Dr. Brent Jones wants to create the conditions for students to thrive in the Seattle Public School District. It’s his self-assigned mission.
Jones, who is six weeks into his job as interim superintendent for the Seattle Public School District, shared his goals at the June 7 discussion session for Roosevelt Alumni for Racial Equity. Jones has a 14-month contract as superintendent while the district searches for its next leader.
But while he’s the leader, he wants to move the district forward. Racial equity is high on his list of priorities and that’s no coincidence. He was formerly the chief of equity, partnerships and engagement for the district. Seattle has already adopted an equity policy, which Jones described as “dormant.” The next phase in its implementation is to do it.
Racial equity is everyone’s issue, Jones said, not just people of color. For too long, institutions have relied on people of color to solve equity issues. Schools were leaving equity to students of color to navigate and to provide guidance. Jones urges honest dialogue and assured the group that the district’s student equity teams are outstanding. He also committed to a new anti-racism policy, which is currently under board review.
Jones has his eye on improving student outcomes, especially for Black males. He’s trying to find what barriers are holding students back. Also, among his top goals are improving school responsiveness to students and their families, and school faculty and staff; and to focus on student wellness.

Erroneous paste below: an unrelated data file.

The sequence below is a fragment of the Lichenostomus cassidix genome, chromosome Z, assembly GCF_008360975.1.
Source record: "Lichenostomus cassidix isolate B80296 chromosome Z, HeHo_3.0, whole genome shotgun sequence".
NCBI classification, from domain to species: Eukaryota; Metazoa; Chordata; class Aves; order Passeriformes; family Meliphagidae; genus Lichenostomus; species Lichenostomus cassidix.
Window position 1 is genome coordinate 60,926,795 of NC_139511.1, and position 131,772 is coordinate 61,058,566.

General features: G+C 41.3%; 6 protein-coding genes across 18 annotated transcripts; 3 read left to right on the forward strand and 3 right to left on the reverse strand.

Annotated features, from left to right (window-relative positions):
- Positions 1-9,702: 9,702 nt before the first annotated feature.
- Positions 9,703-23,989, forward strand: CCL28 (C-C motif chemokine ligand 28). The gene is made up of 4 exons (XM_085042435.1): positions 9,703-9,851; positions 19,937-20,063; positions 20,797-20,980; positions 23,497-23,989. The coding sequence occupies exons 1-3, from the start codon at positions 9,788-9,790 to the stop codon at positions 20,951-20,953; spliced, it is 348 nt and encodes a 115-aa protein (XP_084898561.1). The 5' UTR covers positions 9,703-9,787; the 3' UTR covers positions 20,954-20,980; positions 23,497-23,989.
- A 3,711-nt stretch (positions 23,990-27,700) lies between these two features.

Schools will reopen with full-time in-person classes in September. When asked about his major obstacles, Jones said that one is how to create a welcoming environment at each of the schools for every student, but questions how to measure success or failure.
“Failure is not an option,” he said. But it will be important to figure out what hasn’t worked.
One thing that hasn’t worked is the traditional disciplinary process, which can be protracted, he said. He favors restorative justice, a process which brings students together to resolve conflicts with adult guidance. The system is already in place in several Seattle schools. He would like to see it expanded to more schools.
He would also like for ethnic studies courses be offered district wide.
The session opened to questions and comments from meeting participants, including a request for support for teachers of color who often leave the district after a few years of employment. He was also asked to provide assurance that when racial incidents happen, school response should be apparent. Students of color often complain that they feel ignored when they lodge complaints against White students.
Jones is a graduate of Seattle’s Franklin High School and the University of Washington. He received master’s and doctorate degrees from the University of Texas at Austin. He has served in executive positions with King County, Seattle Colleges, Kent Public Schools and Green River College. This is his second stint with the Seattle Public Schools. His visit was one of RARE’s monthly discussion meetings that are open to the public.
Please also read Jones Supports New RARE Project.